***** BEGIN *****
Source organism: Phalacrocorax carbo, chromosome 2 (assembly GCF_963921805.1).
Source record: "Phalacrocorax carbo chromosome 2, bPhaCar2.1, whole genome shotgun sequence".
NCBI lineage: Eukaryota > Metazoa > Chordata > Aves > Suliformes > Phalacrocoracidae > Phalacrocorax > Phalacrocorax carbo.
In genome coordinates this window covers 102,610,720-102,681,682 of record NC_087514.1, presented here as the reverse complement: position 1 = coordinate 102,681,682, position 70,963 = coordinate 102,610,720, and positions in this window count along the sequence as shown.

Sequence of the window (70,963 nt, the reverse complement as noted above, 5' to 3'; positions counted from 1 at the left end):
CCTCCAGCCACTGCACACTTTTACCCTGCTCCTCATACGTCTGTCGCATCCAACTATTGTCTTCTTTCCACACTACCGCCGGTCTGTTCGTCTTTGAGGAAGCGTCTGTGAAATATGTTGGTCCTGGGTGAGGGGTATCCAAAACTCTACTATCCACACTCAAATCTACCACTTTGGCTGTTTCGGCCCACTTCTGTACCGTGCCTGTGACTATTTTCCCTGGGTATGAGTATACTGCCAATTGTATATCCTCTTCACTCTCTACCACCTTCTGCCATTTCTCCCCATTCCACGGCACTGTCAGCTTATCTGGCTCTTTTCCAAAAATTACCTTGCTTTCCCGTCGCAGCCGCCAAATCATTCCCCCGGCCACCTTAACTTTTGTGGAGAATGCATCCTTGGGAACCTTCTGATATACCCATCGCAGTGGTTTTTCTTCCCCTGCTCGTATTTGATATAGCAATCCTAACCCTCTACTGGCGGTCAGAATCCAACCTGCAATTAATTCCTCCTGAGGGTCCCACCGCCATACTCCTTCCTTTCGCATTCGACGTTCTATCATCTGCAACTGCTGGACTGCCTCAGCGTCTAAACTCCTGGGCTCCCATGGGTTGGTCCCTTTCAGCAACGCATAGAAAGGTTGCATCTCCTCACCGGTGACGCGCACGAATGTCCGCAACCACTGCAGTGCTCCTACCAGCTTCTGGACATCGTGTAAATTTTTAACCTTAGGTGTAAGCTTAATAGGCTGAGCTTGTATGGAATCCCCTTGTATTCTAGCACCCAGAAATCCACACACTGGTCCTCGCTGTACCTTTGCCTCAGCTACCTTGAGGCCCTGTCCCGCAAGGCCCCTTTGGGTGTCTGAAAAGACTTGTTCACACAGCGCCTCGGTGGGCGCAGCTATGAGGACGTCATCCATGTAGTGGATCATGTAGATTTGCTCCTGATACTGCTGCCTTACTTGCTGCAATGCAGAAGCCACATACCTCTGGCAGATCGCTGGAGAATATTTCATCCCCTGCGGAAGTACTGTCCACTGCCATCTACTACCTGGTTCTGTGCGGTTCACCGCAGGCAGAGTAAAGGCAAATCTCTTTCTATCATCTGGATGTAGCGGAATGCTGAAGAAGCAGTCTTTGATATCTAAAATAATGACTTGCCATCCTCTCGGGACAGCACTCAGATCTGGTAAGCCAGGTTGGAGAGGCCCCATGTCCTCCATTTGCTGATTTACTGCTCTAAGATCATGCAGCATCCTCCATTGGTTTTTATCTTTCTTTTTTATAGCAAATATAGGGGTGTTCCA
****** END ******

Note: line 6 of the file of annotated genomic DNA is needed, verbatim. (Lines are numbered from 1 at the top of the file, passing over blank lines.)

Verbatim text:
CCTCCAGCCACTGCACACTTTTACCCTGCTCCTCATACGTCTGTCGCATCCAACTATTGTCTTCTTTCCACACTACCGCCGGTCTGTTCGTCTTTGAGGAAGCGTCTGTGAAATATGTTGGTCCTGGGTGAGGGGTATCCAAAACTCTACTATCCACACTCAAATCTACCACTTTGGCTGTTTCGGCCCACTTCTGTACCGTGCCTGTGACTATTTTCCCTGGGTATGAGTATACTGCCAATTGTATATCCTCTTCACTCTCTACCACCTTCTGCCATTTCTCCCCATTCCACGGCACTGTCAGCTTATCTGGCTCTTTTCCAAAAATTACCTTGCTTTCCCGTCGCAGCCGCCAAATCATTCCCCCGGCCACCTTAACTTTTGTGGAGAATGCATCCTTGGGAACCTTCTGATATACCCATCGCAGTGGTTTTTCTTCCCCTGCTCGTATTTGATATAGCAATCCTAACCCTCTACTGGCGGTCAGAATCCAACCTGCAATTAATTCCTCCTGAGGGTCCCACCGCCATACTCCTTCCTTTCGCATTCGACGTTCTATCATCTGCAACTGCTGGACTGCCTCAGCGTCTAAACTCCTGGGCTCCCATGGGTTGGTCCCTTTCAGCAACGCATAGAAAGGTTGCATCTCCTCACCGGTGACGCGCACGAATGTCCGCAACCACTGCAGTGCTCCTACCAGCTTCTGGACATCGTGTAAATTTTTAACCTTAGGTGTAAGCTTAATAGGCTGAGCTTGTATGGAATCCCCTTGTATTCTAGCACCCAGAAATCCACACACTGGTCCTCGCTGTACCTTTGCCTCAGCTACCTTGAGGCCCTGTCCCGCAAGGCCCCTTTGGGTGTCTGAAAAGACTTGTTCACACAGCGCCTCGGTGGGCGCAGCTATGAGGACGTCATCCATGTAGTGGATCATGTAGATTTGCTCCTGATACTGCTGCCTTACTTGCTGCAATGCAGAAGCCACATACCTCTGGCAGATCGCTGGAGAATATTTCATCCCCTGCGGAAGTACTGTCCACTGCCATCTACTACCTGGTTCTGTGCGGTTCACCGCAGGCAGAGTAAAGGCAAATCTCTTTCTATCATCTGGATGTAGCGGAATGCTGAAGAAGCAGTCTTTGATATCTAAAATAATGACTTGCCATCCTCTCGGGACAGCACTCAGATCTGGTAAGCCAGGTTGGAGAGGCCCCATGTCCTCCATTTGCTGATTTACTGCTCTAAGATCATGCAGCATCCTCCATTGGTTTTTATCTTTCTTTTTTATAGCAAATATAGGGGTGTTCCA